Injections were made of a sterile 0.4 per cent solution of germanium dioxide into four lots of mature male and female albino rats. Exact conditions of control were maintained. To two lots there was administered in four doses at intervals of 4 days a total of 6.6 mg. of the oxide per kilo of body weight. To two lots there was given in three doses at like intervals a total of 45 mg. of the compound per kilo of body weight. In each lot there was one rat which served as a control and which did not receive any germanium. A preliminary period of observation was maintained as a further control during which two determinations of the erythrocyte and leucocyte counts of the blood were made 7 days apart on all the rats. Weekly counts were made on all the rats during the progress of the investigation which lasted for 4 weeks, during 3 of which the treated animals were under the influence of germanium. In the first group 11 days elapsed between the last injection and the last count. In the second group the interval was 14 days.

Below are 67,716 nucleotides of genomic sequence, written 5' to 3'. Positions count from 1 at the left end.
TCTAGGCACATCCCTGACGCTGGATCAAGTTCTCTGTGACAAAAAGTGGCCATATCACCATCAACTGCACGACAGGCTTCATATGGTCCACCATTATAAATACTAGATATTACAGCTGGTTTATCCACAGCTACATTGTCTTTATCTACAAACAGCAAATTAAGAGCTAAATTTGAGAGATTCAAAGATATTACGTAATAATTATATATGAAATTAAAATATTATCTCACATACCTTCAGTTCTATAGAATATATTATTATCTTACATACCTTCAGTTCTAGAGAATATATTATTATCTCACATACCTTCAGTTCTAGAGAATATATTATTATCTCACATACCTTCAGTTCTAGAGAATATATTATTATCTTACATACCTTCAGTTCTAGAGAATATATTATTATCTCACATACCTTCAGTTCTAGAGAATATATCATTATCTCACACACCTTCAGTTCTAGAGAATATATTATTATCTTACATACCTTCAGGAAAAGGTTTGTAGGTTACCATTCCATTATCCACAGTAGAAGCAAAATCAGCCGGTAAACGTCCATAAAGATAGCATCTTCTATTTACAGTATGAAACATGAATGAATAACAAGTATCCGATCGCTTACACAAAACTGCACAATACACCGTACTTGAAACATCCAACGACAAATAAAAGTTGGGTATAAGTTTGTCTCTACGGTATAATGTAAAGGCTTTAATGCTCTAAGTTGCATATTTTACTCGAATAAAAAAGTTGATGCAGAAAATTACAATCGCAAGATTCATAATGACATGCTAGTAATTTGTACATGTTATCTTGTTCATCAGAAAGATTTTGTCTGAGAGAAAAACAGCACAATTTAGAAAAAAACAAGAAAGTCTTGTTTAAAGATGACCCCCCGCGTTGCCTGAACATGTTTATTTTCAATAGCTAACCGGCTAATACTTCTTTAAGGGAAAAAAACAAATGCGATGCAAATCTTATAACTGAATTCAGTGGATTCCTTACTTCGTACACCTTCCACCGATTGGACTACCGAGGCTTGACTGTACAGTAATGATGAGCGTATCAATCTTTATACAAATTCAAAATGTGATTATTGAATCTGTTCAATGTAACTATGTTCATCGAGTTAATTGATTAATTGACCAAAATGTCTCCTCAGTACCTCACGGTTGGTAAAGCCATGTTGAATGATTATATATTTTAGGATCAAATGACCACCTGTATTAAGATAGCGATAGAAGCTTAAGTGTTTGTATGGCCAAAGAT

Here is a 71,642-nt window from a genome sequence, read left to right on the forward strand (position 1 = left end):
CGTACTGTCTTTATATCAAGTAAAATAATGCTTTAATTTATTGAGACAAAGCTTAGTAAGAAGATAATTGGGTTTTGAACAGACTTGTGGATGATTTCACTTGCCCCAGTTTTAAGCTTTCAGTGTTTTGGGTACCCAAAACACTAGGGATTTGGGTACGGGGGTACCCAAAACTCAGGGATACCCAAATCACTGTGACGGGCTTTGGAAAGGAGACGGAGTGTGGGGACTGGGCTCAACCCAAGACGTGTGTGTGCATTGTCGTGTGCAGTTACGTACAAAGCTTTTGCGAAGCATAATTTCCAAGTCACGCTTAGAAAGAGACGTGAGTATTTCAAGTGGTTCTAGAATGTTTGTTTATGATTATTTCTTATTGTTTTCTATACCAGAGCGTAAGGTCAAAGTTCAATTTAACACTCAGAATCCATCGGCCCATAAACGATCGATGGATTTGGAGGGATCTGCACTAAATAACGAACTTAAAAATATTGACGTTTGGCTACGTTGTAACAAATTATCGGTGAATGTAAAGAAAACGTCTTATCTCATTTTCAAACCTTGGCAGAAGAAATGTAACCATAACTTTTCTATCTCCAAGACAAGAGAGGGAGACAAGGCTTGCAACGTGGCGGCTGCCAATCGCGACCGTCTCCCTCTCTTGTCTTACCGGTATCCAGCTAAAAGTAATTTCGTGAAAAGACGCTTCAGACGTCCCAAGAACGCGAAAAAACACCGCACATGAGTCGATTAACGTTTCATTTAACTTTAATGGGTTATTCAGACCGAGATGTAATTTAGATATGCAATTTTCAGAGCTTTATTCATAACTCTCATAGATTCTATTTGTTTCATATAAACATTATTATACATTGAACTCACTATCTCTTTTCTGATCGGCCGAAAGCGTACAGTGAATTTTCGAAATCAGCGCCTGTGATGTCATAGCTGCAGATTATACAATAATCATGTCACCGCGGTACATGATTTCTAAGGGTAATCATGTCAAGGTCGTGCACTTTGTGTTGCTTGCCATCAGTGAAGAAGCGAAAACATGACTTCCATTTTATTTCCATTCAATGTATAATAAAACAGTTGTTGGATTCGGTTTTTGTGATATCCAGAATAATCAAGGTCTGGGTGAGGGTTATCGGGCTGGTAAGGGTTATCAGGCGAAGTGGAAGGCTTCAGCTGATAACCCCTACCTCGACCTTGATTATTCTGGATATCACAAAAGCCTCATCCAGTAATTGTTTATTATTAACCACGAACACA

It was found that without exception all of the test rats responded to the germanium dioxide by a marked and sustained rise in the number of erythrocytes in the blood which ranged from 1 to nearly 5 millions.
These results are statistically valid.
There was an apparent tendency for the degree of effect to be related to the initial erythrocyte number, in that with a lower initial count there seemed to take place a greater rise, and vice versa.
There was no indication that the larger doses of germanium dioxide exerted a greater stimulating effect on the production of the resultant erythrocythemia than the smaller doses.
There is evidence that the effect is quick in making its appearance. The rise in the red cell count was found to occur within a week, and after but two injections of the oxide.
Indications were obtained that germanium dioxide tends to increase the coagulability of the blood.
Autopsy findings showed color changes in the liver and bone marrow.
We believe that germanium dioxide is an erythrocytogenic agent and we hope that fruitful results will come from its therapeutic application.